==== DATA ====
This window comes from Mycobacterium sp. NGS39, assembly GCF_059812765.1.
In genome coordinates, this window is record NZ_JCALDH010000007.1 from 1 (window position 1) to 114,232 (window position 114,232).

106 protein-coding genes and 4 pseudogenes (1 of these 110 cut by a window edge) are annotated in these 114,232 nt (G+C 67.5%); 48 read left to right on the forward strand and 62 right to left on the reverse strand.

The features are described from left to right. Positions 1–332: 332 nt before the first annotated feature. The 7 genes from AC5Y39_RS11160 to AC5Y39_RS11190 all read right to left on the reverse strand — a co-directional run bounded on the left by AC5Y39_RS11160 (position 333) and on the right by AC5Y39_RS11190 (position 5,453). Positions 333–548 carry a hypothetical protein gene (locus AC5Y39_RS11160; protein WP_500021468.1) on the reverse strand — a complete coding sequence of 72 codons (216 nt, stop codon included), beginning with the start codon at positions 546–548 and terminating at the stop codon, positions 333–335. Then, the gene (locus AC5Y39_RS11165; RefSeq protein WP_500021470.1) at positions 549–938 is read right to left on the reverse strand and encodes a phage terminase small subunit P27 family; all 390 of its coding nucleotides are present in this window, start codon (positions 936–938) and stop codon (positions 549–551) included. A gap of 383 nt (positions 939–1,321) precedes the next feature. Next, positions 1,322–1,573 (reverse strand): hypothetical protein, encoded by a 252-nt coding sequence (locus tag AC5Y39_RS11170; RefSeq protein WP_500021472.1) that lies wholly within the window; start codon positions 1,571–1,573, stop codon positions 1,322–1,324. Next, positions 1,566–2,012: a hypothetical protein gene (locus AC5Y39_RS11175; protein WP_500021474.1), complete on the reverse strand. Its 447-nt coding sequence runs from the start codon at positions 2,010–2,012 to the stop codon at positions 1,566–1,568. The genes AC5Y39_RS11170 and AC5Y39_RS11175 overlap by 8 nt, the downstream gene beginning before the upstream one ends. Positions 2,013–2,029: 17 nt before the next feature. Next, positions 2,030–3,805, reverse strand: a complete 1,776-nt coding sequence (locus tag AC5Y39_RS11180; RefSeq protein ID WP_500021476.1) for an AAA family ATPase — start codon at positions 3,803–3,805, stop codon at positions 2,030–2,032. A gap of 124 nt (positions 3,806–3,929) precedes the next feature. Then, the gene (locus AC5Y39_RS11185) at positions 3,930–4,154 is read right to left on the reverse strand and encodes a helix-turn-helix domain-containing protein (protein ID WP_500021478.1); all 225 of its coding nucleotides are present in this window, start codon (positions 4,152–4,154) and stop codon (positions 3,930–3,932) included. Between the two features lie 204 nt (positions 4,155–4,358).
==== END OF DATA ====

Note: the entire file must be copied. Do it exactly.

This window comes from Mycobacterium sp. NGS39, assembly GCF_059812765.1.
In genome coordinates, this window is record NZ_JCALDH010000007.1 from 1 (window position 1) to 114,232 (window position 114,232).

106 protein-coding genes and 4 pseudogenes (1 of these 110 cut by a window edge) are annotated in these 114,232 nt (G+C 67.5%); 48 read left to right on the forward strand and 62 right to left on the reverse strand.

The features are described from left to right. Positions 1–332: 332 nt before the first annotated feature. The 7 genes from AC5Y39_RS11160 to AC5Y39_RS11190 all read right to left on the reverse strand — a co-directional run bounded on the left by AC5Y39_RS11160 (position 333) and on the right by AC5Y39_RS11190 (position 5,453). Positions 333–548 carry a hypothetical protein gene (locus AC5Y39_RS11160; protein WP_500021468.1) on the reverse strand — a complete coding sequence of 72 codons (216 nt, stop codon included), beginning with the start codon at positions 546–548 and terminating at the stop codon, positions 333–335. Then, the gene (locus AC5Y39_RS11165; RefSeq protein WP_500021470.1) at positions 549–938 is read right to left on the reverse strand and encodes a phage terminase small subunit P27 family; all 390 of its coding nucleotides are present in this window, start codon (positions 936–938) and stop codon (positions 549–551) included. A gap of 383 nt (positions 939–1,321) precedes the next feature. Next, positions 1,322–1,573 (reverse strand): hypothetical protein, encoded by a 252-nt coding sequence (locus tag AC5Y39_RS11170; RefSeq protein WP_500021472.1) that lies wholly within the window; start codon positions 1,571–1,573, stop codon positions 1,322–1,324. Next, positions 1,566–2,012: a hypothetical protein gene (locus AC5Y39_RS11175; protein WP_500021474.1), complete on the reverse strand. Its 447-nt coding sequence runs from the start codon at positions 2,010–2,012 to the stop codon at positions 1,566–1,568. The genes AC5Y39_RS11170 and AC5Y39_RS11175 overlap by 8 nt, the downstream gene beginning before the upstream one ends. Positions 2,013–2,029: 17 nt before the next feature. Next, positions 2,030–3,805, reverse strand: a complete 1,776-nt coding sequence (locus tag AC5Y39_RS11180; RefSeq protein ID WP_500021476.1) for an AAA family ATPase — start codon at positions 3,803–3,805, stop codon at positions 2,030–2,032. A gap of 124 nt (positions 3,806–3,929) precedes the next feature. Then, the gene (locus AC5Y39_RS11185) at positions 3,930–4,154 is read right to left on the reverse strand and encodes a helix-turn-helix domain-containing protein (protein ID WP_500021478.1); all 225 of its coding nucleotides are present in this window, start codon (positions 4,152–4,154) and stop codon (positions 3,930–3,932) included. Between the two features lie 204 nt (positions 4,155–4,358).